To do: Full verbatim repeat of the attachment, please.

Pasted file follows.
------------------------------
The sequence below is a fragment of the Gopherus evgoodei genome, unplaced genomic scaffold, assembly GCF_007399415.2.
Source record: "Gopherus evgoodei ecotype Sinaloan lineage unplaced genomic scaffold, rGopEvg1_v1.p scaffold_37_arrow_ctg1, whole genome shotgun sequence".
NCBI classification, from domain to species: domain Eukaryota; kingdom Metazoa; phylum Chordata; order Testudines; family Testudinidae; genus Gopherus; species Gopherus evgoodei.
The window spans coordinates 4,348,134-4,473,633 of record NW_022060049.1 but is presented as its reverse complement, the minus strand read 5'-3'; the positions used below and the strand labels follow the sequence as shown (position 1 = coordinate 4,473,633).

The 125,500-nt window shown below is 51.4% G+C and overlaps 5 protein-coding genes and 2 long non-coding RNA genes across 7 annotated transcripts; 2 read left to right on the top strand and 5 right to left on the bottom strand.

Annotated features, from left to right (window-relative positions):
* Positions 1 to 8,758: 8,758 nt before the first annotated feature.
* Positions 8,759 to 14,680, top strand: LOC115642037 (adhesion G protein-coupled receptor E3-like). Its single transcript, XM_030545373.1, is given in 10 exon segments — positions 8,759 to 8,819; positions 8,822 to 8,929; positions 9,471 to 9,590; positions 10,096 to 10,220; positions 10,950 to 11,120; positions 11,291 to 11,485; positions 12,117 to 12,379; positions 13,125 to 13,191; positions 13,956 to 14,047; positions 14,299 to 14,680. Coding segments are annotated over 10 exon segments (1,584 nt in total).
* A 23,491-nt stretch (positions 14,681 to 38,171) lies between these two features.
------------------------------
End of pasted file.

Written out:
The sequence below is a fragment of the Gopherus evgoodei genome, unplaced genomic scaffold, assembly GCF_007399415.2.
Source record: "Gopherus evgoodei ecotype Sinaloan lineage unplaced genomic scaffold, rGopEvg1_v1.p scaffold_37_arrow_ctg1, whole genome shotgun sequence".
NCBI classification, from domain to species: domain Eukaryota; kingdom Metazoa; phylum Chordata; order Testudines; family Testudinidae; genus Gopherus; species Gopherus evgoodei.
The window spans coordinates 4,348,134-4,473,633 of record NW_022060049.1 but is presented as its reverse complement, the minus strand read 5'-3'; the positions used below and the strand labels follow the sequence as shown (position 1 = coordinate 4,473,633).

The 125,500-nt window shown below is 51.4% G+C and overlaps 5 protein-coding genes and 2 long non-coding RNA genes across 7 annotated transcripts; 2 read left to right on the top strand and 5 right to left on the bottom strand.

Annotated features, from left to right (window-relative positions):
* Positions 1 to 8,758: 8,758 nt before the first annotated feature.
* Positions 8,759 to 14,680, top strand: LOC115642037 (adhesion G protein-coupled receptor E3-like). Its single transcript, XM_030545373.1, is given in 10 exon segments — positions 8,759 to 8,819; positions 8,822 to 8,929; positions 9,471 to 9,590; positions 10,096 to 10,220; positions 10,950 to 11,120; positions 11,291 to 11,485; positions 12,117 to 12,379; positions 13,125 to 13,191; positions 13,956 to 14,047; positions 14,299 to 14,680. Coding segments are annotated over 10 exon segments (1,584 nt in total).
* A 23,491-nt stretch (positions 14,681 to 38,171) lies between these two features.